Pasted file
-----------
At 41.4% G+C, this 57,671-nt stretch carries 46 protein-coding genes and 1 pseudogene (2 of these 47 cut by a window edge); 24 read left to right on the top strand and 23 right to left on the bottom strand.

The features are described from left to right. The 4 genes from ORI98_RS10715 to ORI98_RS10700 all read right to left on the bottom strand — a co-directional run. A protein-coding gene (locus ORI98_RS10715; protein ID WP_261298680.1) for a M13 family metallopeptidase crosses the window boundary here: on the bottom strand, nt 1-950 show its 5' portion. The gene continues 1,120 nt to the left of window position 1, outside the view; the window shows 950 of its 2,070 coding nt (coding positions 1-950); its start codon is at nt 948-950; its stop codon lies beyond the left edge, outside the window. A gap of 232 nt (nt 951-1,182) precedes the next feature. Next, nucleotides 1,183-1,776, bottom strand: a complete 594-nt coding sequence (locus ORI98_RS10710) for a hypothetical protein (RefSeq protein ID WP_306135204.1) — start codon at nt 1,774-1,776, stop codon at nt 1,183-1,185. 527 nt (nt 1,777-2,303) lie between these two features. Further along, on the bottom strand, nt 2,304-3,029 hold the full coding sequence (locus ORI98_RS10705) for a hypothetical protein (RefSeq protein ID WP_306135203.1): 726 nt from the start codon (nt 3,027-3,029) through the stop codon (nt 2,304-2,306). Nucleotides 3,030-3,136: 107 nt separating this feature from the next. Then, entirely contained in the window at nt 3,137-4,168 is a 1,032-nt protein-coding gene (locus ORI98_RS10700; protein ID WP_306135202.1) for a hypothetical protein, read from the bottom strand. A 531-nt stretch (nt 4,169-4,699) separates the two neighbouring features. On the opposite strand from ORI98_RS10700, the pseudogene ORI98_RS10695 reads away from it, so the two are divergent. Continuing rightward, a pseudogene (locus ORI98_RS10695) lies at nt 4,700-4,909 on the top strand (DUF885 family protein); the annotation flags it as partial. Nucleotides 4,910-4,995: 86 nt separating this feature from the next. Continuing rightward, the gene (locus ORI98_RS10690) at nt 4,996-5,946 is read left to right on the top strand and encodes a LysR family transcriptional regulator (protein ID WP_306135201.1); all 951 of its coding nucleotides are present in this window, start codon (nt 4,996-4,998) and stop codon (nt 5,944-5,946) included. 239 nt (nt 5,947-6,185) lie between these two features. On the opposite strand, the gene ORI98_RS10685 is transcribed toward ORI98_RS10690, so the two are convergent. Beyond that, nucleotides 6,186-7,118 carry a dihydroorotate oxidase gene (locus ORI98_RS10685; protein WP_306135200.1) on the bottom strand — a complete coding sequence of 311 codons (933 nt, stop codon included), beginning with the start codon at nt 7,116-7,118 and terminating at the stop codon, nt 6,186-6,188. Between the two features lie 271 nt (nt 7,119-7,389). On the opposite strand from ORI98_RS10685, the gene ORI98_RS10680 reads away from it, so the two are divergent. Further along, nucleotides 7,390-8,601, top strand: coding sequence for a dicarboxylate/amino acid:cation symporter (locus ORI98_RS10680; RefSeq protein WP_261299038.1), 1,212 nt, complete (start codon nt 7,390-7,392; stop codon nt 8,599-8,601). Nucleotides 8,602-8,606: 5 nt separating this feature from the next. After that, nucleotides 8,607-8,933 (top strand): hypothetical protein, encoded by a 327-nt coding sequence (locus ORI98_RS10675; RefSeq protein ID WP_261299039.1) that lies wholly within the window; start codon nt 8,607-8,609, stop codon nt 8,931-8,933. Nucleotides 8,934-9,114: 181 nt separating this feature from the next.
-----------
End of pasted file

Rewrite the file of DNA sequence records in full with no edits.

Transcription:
At 41.4% G+C, this 57,671-nt stretch carries 46 protein-coding genes and 1 pseudogene (2 of these 47 cut by a window edge); 24 read left to right on the top strand and 23 right to left on the bottom strand.

The features are described from left to right. The 4 genes from ORI98_RS10715 to ORI98_RS10700 all read right to left on the bottom strand — a co-directional run. A protein-coding gene (locus ORI98_RS10715; protein ID WP_261298680.1) for a M13 family metallopeptidase crosses the window boundary here: on the bottom strand, nt 1-950 show its 5' portion. The gene continues 1,120 nt to the left of window position 1, outside the view; the window shows 950 of its 2,070 coding nt (coding positions 1-950); its start codon is at nt 948-950; its stop codon lies beyond the left edge, outside the window. A gap of 232 nt (nt 951-1,182) precedes the next feature. Next, nucleotides 1,183-1,776, bottom strand: a complete 594-nt coding sequence (locus ORI98_RS10710) for a hypothetical protein (RefSeq protein ID WP_306135204.1) — start codon at nt 1,774-1,776, stop codon at nt 1,183-1,185. 527 nt (nt 1,777-2,303) lie between these two features. Further along, on the bottom strand, nt 2,304-3,029 hold the full coding sequence (locus ORI98_RS10705) for a hypothetical protein (RefSeq protein ID WP_306135203.1): 726 nt from the start codon (nt 3,027-3,029) through the stop codon (nt 2,304-2,306). Nucleotides 3,030-3,136: 107 nt separating this feature from the next. Then, entirely contained in the window at nt 3,137-4,168 is a 1,032-nt protein-coding gene (locus ORI98_RS10700; protein ID WP_306135202.1) for a hypothetical protein, read from the bottom strand. A 531-nt stretch (nt 4,169-4,699) separates the two neighbouring features. On the opposite strand from ORI98_RS10700, the pseudogene ORI98_RS10695 reads away from it, so the two are divergent. Continuing rightward, a pseudogene (locus ORI98_RS10695) lies at nt 4,700-4,909 on the top strand (DUF885 family protein); the annotation flags it as partial. Nucleotides 4,910-4,995: 86 nt separating this feature from the next. Continuing rightward, the gene (locus ORI98_RS10690) at nt 4,996-5,946 is read left to right on the top strand and encodes a LysR family transcriptional regulator (protein ID WP_306135201.1); all 951 of its coding nucleotides are present in this window, start codon (nt 4,996-4,998) and stop codon (nt 5,944-5,946) included. 239 nt (nt 5,947-6,185) lie between these two features. On the opposite strand, the gene ORI98_RS10685 is transcribed toward ORI98_RS10690, so the two are convergent. Beyond that, nucleotides 6,186-7,118 carry a dihydroorotate oxidase gene (locus ORI98_RS10685; protein WP_306135200.1) on the bottom strand — a complete coding sequence of 311 codons (933 nt, stop codon included), beginning with the start codon at nt 7,116-7,118 and terminating at the stop codon, nt 6,186-6,188. Between the two features lie 271 nt (nt 7,119-7,389). On the opposite strand from ORI98_RS10685, the gene ORI98_RS10680 reads away from it, so the two are divergent. Further along, nucleotides 7,390-8,601, top strand: coding sequence for a dicarboxylate/amino acid:cation symporter (locus ORI98_RS10680; RefSeq protein WP_261299038.1), 1,212 nt, complete (start codon nt 7,390-7,392; stop codon nt 8,599-8,601). Nucleotides 8,602-8,606: 5 nt separating this feature from the next. After that, nucleotides 8,607-8,933 (top strand): hypothetical protein, encoded by a 327-nt coding sequence (locus ORI98_RS10675; RefSeq protein ID WP_261299039.1) that lies wholly within the window; start codon nt 8,607-8,609, stop codon nt 8,931-8,933. Nucleotides 8,934-9,114: 181 nt separating this feature from the next.